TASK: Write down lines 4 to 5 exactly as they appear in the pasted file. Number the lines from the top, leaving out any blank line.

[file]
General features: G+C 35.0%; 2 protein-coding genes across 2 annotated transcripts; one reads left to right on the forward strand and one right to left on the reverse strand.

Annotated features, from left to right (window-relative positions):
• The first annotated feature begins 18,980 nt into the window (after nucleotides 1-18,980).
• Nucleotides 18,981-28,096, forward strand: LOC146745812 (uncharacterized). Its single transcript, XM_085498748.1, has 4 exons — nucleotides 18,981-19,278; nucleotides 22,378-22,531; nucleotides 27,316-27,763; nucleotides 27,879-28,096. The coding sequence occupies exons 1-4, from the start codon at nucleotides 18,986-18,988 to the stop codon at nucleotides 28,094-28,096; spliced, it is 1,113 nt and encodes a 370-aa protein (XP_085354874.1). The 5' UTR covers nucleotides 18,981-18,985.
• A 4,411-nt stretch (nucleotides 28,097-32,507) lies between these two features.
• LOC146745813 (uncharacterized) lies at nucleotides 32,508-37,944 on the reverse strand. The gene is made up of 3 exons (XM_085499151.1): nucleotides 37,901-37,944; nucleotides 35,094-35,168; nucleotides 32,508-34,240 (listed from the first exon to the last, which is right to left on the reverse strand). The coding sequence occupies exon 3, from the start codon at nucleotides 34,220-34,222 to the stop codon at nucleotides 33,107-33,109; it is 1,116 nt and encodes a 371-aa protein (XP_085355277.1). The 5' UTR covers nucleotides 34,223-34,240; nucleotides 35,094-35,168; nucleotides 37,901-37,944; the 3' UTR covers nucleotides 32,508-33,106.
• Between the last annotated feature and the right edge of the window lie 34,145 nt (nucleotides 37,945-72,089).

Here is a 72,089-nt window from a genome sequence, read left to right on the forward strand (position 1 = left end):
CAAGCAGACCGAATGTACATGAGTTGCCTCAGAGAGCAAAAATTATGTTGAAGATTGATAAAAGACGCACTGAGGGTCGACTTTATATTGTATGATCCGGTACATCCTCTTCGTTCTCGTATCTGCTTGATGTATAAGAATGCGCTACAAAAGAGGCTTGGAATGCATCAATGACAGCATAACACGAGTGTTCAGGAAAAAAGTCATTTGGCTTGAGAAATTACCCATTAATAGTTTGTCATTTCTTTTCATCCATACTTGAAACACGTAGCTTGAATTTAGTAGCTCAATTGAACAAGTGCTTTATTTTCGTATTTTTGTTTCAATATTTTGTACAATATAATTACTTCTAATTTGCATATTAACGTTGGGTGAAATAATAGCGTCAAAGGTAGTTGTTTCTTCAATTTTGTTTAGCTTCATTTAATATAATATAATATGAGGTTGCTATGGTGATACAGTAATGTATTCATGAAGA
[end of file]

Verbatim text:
• Nucleotides 18,981-28,096, forward strand: LOC146745812 (uncharacterized). Its single transcript, XM_085498748.1, has 4 exons — nucleotides 18,981-19,278; nucleotides 22,378-22,531; nucleotides 27,316-27,763; nucleotides 27,879-28,096. The coding sequence occupies exons 1-4, from the start codon at nucleotides 18,986-18,988 to the stop codon at nucleotides 28,094-28,096; spliced, it is 1,113 nt and encodes a 370-aa protein (XP_085354874.1). The 5' UTR covers nucleotides 18,981-18,985.
• A 4,411-nt stretch (nucleotides 28,097-32,507) lies between these two features.